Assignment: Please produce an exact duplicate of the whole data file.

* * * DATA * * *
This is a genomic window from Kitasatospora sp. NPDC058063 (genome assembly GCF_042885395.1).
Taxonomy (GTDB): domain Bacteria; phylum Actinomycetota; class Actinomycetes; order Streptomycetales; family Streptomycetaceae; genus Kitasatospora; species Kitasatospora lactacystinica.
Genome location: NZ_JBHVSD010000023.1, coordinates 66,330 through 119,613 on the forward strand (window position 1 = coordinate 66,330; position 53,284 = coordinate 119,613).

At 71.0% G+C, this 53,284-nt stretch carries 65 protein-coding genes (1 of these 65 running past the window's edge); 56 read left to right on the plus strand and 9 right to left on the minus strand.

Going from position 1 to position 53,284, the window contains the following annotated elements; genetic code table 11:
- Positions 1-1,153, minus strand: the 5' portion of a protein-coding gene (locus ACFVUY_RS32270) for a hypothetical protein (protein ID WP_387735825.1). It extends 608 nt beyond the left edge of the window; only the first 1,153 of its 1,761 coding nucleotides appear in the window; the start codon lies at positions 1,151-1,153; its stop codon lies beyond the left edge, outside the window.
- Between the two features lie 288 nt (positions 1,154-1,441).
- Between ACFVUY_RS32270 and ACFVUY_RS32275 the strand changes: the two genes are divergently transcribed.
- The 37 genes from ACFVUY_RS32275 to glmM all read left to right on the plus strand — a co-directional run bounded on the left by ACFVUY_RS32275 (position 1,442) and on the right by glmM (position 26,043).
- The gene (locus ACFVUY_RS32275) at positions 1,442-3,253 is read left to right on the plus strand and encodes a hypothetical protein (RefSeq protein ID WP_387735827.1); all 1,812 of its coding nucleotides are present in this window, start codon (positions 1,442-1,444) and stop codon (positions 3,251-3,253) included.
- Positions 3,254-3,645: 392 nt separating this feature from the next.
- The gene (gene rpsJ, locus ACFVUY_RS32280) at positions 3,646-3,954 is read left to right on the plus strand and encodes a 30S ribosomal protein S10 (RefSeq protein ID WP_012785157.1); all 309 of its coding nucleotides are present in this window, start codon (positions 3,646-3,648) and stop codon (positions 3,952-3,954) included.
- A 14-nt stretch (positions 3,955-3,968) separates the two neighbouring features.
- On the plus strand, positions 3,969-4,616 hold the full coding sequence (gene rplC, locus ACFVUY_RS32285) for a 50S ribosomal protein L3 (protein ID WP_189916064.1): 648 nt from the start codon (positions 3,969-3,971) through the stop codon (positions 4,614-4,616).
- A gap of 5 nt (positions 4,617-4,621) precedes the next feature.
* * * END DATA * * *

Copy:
This is a genomic window from Kitasatospora sp. NPDC058063 (genome assembly GCF_042885395.1).
Taxonomy (GTDB): domain Bacteria; phylum Actinomycetota; class Actinomycetes; order Streptomycetales; family Streptomycetaceae; genus Kitasatospora; species Kitasatospora lactacystinica.
Genome location: NZ_JBHVSD010000023.1, coordinates 66,330 through 119,613 on the forward strand (window position 1 = coordinate 66,330; position 53,284 = coordinate 119,613).

At 71.0% G+C, this 53,284-nt stretch carries 65 protein-coding genes (1 of these 65 running past the window's edge); 56 read left to right on the plus strand and 9 right to left on the minus strand.

Going from position 1 to position 53,284, the window contains the following annotated elements; genetic code table 11:
- Positions 1-1,153, minus strand: the 5' portion of a protein-coding gene (locus ACFVUY_RS32270) for a hypothetical protein (protein ID WP_387735825.1). It extends 608 nt beyond the left edge of the window; only the first 1,153 of its 1,761 coding nucleotides appear in the window; the start codon lies at positions 1,151-1,153; its stop codon lies beyond the left edge, outside the window.
- Between the two features lie 288 nt (positions 1,154-1,441).
- Between ACFVUY_RS32270 and ACFVUY_RS32275 the strand changes: the two genes are divergently transcribed.
- The 37 genes from ACFVUY_RS32275 to glmM all read left to right on the plus strand — a co-directional run bounded on the left by ACFVUY_RS32275 (position 1,442) and on the right by glmM (position 26,043).
- The gene (locus ACFVUY_RS32275) at positions 1,442-3,253 is read left to right on the plus strand and encodes a hypothetical protein (RefSeq protein ID WP_387735827.1); all 1,812 of its coding nucleotides are present in this window, start codon (positions 1,442-1,444) and stop codon (positions 3,251-3,253) included.
- Positions 3,254-3,645: 392 nt separating this feature from the next.
- The gene (gene rpsJ, locus ACFVUY_RS32280) at positions 3,646-3,954 is read left to right on the plus strand and encodes a 30S ribosomal protein S10 (RefSeq protein ID WP_012785157.1); all 309 of its coding nucleotides are present in this window, start codon (positions 3,646-3,648) and stop codon (positions 3,952-3,954) included.
- A 14-nt stretch (positions 3,955-3,968) separates the two neighbouring features.
- On the plus strand, positions 3,969-4,616 hold the full coding sequence (gene rplC, locus ACFVUY_RS32285) for a 50S ribosomal protein L3 (protein ID WP_189916064.1): 648 nt from the start codon (positions 3,969-3,971) through the stop codon (positions 4,614-4,616).
- A gap of 5 nt (positions 4,617-4,621) precedes the next feature.